The axis of my world is the bicycle. When discussing my passion for cycling, I’m often met with a curiosity that I can travel for over 100 miles and still be able to stand upright. For the non-cyclist, that distance is usually left to traveling by car. But that mileage and those hours spent is my proof of how profound this union of body and machine can be.
As a child I was fortunate enough to have a bike and learn how to ride one. Those very first pedal pushes gave me the freedom to leave the neighborhood. As an adult, I hopped on that road bike and I learned a new language that added more complexity to the world. French author Paul Fournel says “It’s a world of communication, of connection, where all people and things pass by way of the bike.”
Part of this fascination makes me commute to work by bike every day. The drive to pedal is something that alleviates the feeling of being herded, shoved and sealed into a subway car. The fascination goes further: the more miles you feed your legs, the more they want in return. The bike teaches you about your body; how much you sweat, how many calories to consume, when to drink water. The bike can also teach you humility: how hard the wind can blow and how truly exhausted I can be once I hit the wall. (Fournel calls the complete depletion of energy “meeting the man with the hammer). Cycling teaches me about my environment; the lines and details of the Manhattan bridge, the pock marked streets of East Village. These things reveal themselves to you in a steady pace, enough to consistently peak your interest.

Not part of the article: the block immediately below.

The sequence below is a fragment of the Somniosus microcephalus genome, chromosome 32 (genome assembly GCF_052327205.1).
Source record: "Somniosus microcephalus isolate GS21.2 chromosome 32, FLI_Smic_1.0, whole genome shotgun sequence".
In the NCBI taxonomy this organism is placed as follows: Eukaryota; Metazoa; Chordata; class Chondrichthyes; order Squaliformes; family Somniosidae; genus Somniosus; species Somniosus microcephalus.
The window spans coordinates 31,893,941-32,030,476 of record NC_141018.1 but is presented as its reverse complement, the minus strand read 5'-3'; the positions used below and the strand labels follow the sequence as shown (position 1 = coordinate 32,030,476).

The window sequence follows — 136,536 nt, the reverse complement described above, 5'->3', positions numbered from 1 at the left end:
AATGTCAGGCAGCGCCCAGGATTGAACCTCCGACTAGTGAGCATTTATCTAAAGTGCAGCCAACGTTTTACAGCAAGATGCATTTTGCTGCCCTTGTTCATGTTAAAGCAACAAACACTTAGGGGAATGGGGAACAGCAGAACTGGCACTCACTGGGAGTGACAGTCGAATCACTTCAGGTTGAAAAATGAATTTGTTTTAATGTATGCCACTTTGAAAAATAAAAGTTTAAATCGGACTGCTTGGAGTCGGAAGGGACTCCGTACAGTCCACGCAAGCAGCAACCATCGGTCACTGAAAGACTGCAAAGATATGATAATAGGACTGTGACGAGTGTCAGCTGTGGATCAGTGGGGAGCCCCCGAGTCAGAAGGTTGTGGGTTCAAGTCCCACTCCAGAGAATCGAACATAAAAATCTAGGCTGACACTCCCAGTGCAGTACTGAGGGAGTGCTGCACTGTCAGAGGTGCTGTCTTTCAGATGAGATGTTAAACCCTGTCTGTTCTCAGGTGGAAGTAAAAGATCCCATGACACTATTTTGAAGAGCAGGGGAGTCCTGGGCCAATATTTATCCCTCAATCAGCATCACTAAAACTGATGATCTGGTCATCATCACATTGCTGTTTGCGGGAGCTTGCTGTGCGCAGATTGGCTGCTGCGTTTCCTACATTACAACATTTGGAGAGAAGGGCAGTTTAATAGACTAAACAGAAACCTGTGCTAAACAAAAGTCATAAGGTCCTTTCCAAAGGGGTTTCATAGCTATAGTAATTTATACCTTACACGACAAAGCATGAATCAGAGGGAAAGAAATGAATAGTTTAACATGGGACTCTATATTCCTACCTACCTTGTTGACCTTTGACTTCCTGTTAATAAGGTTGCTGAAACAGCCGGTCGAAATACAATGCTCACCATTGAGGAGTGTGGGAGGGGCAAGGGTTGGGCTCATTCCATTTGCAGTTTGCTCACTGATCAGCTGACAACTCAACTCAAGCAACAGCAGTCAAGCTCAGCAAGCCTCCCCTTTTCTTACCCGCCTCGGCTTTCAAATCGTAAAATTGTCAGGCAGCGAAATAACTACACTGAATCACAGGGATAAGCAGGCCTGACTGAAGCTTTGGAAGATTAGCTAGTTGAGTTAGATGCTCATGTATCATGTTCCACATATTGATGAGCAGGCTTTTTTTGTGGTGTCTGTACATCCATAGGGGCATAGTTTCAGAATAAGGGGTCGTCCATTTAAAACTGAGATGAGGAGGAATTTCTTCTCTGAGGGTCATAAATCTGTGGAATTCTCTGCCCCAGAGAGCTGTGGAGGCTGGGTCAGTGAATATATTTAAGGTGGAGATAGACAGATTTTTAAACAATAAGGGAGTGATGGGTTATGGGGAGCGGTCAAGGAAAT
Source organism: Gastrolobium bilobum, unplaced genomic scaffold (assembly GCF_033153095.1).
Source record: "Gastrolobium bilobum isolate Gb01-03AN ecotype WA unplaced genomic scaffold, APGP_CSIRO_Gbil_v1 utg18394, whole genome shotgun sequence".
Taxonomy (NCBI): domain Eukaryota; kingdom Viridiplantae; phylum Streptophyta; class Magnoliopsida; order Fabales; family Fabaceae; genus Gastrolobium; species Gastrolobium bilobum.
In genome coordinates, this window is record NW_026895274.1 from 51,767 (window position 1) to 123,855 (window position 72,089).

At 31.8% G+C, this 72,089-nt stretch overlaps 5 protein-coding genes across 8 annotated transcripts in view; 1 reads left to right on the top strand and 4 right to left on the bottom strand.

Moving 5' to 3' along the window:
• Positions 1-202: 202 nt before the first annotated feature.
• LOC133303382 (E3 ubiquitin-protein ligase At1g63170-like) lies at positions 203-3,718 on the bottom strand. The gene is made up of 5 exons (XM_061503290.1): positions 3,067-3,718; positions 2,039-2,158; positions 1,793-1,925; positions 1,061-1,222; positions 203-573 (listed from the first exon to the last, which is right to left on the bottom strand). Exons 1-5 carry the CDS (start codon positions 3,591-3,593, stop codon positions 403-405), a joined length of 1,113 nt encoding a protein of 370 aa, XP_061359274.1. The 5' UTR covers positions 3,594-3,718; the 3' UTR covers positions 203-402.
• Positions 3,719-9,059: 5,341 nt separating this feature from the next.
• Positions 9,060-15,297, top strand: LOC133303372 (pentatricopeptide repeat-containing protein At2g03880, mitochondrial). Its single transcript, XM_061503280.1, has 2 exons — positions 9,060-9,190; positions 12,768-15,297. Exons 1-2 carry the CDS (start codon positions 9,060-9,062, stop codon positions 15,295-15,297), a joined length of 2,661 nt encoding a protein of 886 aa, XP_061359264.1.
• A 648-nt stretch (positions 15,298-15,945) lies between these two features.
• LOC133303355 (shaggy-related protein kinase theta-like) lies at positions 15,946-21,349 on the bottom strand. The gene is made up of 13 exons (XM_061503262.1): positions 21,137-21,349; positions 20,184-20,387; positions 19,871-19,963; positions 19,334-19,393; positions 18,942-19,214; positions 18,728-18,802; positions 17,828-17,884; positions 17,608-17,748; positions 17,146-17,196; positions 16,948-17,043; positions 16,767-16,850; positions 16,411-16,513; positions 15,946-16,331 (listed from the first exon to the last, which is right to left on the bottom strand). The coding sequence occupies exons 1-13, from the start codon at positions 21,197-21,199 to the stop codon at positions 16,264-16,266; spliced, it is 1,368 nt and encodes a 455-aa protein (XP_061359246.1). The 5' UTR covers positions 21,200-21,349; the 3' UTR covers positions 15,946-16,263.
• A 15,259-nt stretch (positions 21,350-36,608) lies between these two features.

Cycling is a simple yet sophisticated thing, whimsical and easy while at the same time deep and philosophical. It’s a form of transportation that is multi-faceted and permeates all corners of living. The title for Paul Fournel’s Need for the Bike describes it perfectly. Once you’ve found it (cycling), it becomes a necessity, and this necessity defines you:
“To create a desire for something one needs is to engage in a labor of human happiness. Need is a demanding and obscure thing that defines the dependence of one person on another. To identify it and want it is to define oneself as a person. That’s the secret of culture, the secret of cuisine, the secret of kindness. It’s also the secret of tiny Fournel on his bike in the vast country side, miraculously in equilibrium on his two wheels, trying to catch his own shadow.”
The drawings are by Jo Burt.